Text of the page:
I have a different challenge altogether in opening my heart here. As is likely evident already, I, too, responded with shock and despair when I heard about people celebrating. On that level it’s so much easier for me to understand the experience that leads to the judgment. At the same time I can also easily access disappointment that people who speak about nonviolent solutions, especially those who have been steeped in the study and practice of nonviolence, respond with distance and judgment. I can easily tell myself that they are reaffirming the very kind of thinking that perpetuates the structures and practices we have in the world. In moments of unconscious righteousness I can be pulled to minimize the differences between the celebrators and the judgers of the celebration.

I wake up from such moments through remembering that my own judging of the judgers is no different, either. Once I remember, the full openness is right there. Why do they judge, why do I judge? Time and again I have come back to the same clarity: when I judge, I am protected in some way. I don’t have to feel whatever is going on in its fullness. I have done that so many times, and continue to do it. Most of the time only for brief seconds, because I so prefer the open-hearted state that I easily choose to unfurl my protection and enter into the experience underneath. Not all the time. In some areas my judgments have not yet been dissolved. Those are the ones that are most likely to help me understand those who judge others. It’s not my agreement with their fundamental perspective. Agreement does not easily lead to empathy, because agreement keeps us at the level of content, and empathy arises at a different level of meaning, closer to the core of our shared human experience of responding to life, moment by moment.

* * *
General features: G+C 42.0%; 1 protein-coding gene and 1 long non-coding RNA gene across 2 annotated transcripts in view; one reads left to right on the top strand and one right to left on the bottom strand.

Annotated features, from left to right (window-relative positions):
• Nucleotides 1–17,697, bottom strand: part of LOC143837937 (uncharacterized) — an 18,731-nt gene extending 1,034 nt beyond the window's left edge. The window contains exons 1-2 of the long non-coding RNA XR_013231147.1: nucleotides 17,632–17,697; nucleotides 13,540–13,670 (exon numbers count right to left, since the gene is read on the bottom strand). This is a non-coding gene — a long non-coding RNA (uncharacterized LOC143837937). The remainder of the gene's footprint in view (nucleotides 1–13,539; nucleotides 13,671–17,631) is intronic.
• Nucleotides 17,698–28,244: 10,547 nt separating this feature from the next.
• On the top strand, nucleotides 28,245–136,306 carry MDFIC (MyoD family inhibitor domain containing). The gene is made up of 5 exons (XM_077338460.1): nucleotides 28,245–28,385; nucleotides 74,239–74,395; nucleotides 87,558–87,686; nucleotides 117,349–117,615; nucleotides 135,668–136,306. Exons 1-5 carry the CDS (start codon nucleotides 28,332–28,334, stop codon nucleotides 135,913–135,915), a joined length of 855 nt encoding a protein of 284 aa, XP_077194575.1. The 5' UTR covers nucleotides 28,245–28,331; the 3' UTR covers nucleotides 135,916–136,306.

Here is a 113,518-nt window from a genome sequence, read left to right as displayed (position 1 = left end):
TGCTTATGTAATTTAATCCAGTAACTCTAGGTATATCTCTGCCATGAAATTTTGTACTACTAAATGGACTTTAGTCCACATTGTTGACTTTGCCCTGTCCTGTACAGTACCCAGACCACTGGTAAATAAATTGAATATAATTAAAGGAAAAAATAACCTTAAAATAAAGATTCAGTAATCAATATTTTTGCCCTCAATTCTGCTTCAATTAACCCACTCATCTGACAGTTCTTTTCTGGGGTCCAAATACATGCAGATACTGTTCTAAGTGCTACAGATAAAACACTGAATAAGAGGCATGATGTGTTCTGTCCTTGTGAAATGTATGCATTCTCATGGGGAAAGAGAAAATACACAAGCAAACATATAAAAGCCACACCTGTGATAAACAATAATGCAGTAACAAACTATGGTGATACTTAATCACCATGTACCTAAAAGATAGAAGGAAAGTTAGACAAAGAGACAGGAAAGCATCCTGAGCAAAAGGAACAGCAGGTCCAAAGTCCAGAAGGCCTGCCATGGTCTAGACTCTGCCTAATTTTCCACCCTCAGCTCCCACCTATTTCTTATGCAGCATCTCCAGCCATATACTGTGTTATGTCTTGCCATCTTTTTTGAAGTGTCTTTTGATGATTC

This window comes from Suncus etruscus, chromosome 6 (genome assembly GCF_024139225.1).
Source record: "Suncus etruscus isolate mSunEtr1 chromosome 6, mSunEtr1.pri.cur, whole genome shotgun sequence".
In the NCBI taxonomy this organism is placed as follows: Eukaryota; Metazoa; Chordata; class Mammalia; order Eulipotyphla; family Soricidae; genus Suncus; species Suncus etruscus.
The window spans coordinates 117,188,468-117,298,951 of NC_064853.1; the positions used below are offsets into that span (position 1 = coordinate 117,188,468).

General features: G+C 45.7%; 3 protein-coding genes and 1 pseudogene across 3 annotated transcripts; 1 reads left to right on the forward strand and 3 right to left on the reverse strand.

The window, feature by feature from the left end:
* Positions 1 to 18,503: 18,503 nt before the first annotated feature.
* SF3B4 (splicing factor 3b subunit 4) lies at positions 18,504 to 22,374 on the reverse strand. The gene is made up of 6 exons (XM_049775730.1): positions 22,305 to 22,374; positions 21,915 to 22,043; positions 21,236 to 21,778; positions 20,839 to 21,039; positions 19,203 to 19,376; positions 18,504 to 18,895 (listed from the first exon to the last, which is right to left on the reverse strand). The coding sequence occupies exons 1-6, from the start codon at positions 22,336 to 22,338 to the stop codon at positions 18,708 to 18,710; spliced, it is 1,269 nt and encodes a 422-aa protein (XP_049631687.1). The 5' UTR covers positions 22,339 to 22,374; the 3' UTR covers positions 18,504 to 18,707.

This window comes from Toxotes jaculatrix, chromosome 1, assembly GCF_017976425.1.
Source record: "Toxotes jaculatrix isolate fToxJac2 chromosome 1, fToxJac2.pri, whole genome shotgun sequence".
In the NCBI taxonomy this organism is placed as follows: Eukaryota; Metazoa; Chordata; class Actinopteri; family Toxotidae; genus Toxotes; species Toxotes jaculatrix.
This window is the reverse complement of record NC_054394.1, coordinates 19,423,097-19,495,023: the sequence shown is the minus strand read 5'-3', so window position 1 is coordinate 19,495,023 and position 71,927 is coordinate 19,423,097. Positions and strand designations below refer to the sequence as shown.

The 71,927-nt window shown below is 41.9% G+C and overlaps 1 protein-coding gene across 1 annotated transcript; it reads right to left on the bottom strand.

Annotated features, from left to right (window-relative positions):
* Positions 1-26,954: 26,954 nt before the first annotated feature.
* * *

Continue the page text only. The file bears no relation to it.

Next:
As I keep asking, I see my judgment arising from the depth of my care, and in those places where I least know how to contribute to transformation. I judge, most easily, any time I view someone else as not caring, or not caring enough, and taking actions that I see as potentially harmful. I know that believing there’s lack of care on anyone’s part, whether small or large, frightens me deeply. So I judge as a way to have hope, perhaps. Because the judgment has some strength to it, some conviction. Even after so many years of study and practice, I still don’t have sufficient visceral trust in the power of just being with my own depth of experience, with my own needs, and dreams, and visions. I have seen time and again that the willingness to be with my experience, and to open my heart to another’s, has created breakthrough outcomes. How very sad that this is so. And how very human, given the thousands of years of being taught separation, distance, and creating order through enforecement.